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Evaluation of the Performance of a Conventional Four-Span Bridge During Shake Table Tests
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A conventional four-span bridge model was tested by Nelson et al. (2007) on three shake tables and two actuator-controlled abutments at the University of Nevada, Reno (UNR). This was part of a George E. Brown, Jr. Network for Earthquake Engineering Simulation (NEES) study to investigate the seismic performance of fourspan bridges using conventional and advanced materials. In the present study, the seismic performance of the conventional four-span bridge model was evaluated during shake table tests. This bridge comprised a continuous prestressed concrete superstructure, drop-cap bents, seat-type abutments, and reinforced two-column bents For the purpose of this evaluation, the seismic behavior of the columns, cap beams, and abutment seats were studied. Generally, minimal damage was observed in the superstructure, abutments and footings during the shake table tests, and all damage was concentrated in the plastic hinge zones in the columns. The bridge model was ‘Serviceable' after the Expected Earthquake (EE), the earthquake with a 50% probability of exceedance in 75 years, and provided ‘Life Safety' after the Maximum Considered Earthquake (MCE). The MCE has a 3% probability of exceedance in 75 years. Furthermore, the bridge model provided ‘Life Safety' during the Design Earthquake (DE which has 7% probability of exceedance in 75 years as required by AASHTO LRFD Specifications. The measured rotations in the column plastic hinges indicated that the limits of plastic rotation used to define ‘Immediate Service' and ‘Life Safety' are overestimated by the NCHRP 12-49 Guidelines and are not consistent with damage levels. The measured relative displacements at the abutment seats showed that the support length provisions in the AASHTO Specifications provide a high level of safety against the superstructure being unseated at the abutments during the MCE.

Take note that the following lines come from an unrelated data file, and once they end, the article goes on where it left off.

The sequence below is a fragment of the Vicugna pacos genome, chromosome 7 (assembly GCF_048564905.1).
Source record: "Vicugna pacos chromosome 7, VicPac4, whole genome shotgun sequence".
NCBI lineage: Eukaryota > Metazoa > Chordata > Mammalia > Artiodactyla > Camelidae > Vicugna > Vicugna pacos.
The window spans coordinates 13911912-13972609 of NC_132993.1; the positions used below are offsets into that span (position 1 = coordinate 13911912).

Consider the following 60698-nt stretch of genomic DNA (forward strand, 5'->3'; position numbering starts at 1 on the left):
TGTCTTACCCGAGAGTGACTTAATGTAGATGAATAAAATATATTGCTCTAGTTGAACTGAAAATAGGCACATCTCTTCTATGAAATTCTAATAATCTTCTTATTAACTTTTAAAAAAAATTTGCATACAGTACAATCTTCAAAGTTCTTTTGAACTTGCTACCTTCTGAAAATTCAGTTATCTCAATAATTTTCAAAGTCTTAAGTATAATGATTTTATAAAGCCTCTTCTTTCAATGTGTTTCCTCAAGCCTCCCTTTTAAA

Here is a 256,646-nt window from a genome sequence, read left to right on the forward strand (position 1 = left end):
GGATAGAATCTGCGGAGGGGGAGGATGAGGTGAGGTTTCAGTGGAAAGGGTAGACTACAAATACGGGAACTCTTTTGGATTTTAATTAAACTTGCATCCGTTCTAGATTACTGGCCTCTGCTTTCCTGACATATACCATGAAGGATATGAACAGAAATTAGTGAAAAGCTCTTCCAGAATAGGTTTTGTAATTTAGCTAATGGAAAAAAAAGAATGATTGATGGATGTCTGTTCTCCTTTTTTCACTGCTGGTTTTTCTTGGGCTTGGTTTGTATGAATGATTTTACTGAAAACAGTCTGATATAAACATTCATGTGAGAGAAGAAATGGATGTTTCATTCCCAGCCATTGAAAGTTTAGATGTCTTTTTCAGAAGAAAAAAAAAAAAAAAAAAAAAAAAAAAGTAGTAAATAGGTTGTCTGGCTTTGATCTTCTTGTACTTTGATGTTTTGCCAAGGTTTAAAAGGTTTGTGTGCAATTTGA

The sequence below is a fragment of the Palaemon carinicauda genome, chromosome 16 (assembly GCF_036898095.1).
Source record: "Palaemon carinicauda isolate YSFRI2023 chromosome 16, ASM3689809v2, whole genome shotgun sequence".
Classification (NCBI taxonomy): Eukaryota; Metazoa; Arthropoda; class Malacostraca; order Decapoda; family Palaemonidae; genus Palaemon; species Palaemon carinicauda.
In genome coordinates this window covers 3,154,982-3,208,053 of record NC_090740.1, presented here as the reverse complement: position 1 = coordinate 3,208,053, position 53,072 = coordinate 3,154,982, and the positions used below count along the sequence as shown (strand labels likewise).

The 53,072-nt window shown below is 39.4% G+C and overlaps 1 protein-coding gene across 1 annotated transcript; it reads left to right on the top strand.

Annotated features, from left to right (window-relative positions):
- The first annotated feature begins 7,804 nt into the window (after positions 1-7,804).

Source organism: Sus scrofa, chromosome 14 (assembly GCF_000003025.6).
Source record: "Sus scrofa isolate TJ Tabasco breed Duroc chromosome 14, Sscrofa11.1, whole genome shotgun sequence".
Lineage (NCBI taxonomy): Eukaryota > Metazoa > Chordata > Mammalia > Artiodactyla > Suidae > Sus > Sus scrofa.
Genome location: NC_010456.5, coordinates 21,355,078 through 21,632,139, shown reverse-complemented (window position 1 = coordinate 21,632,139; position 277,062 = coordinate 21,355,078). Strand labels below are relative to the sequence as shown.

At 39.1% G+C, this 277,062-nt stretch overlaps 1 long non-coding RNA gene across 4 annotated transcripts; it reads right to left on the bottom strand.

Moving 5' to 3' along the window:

Report No. CCEER-13-02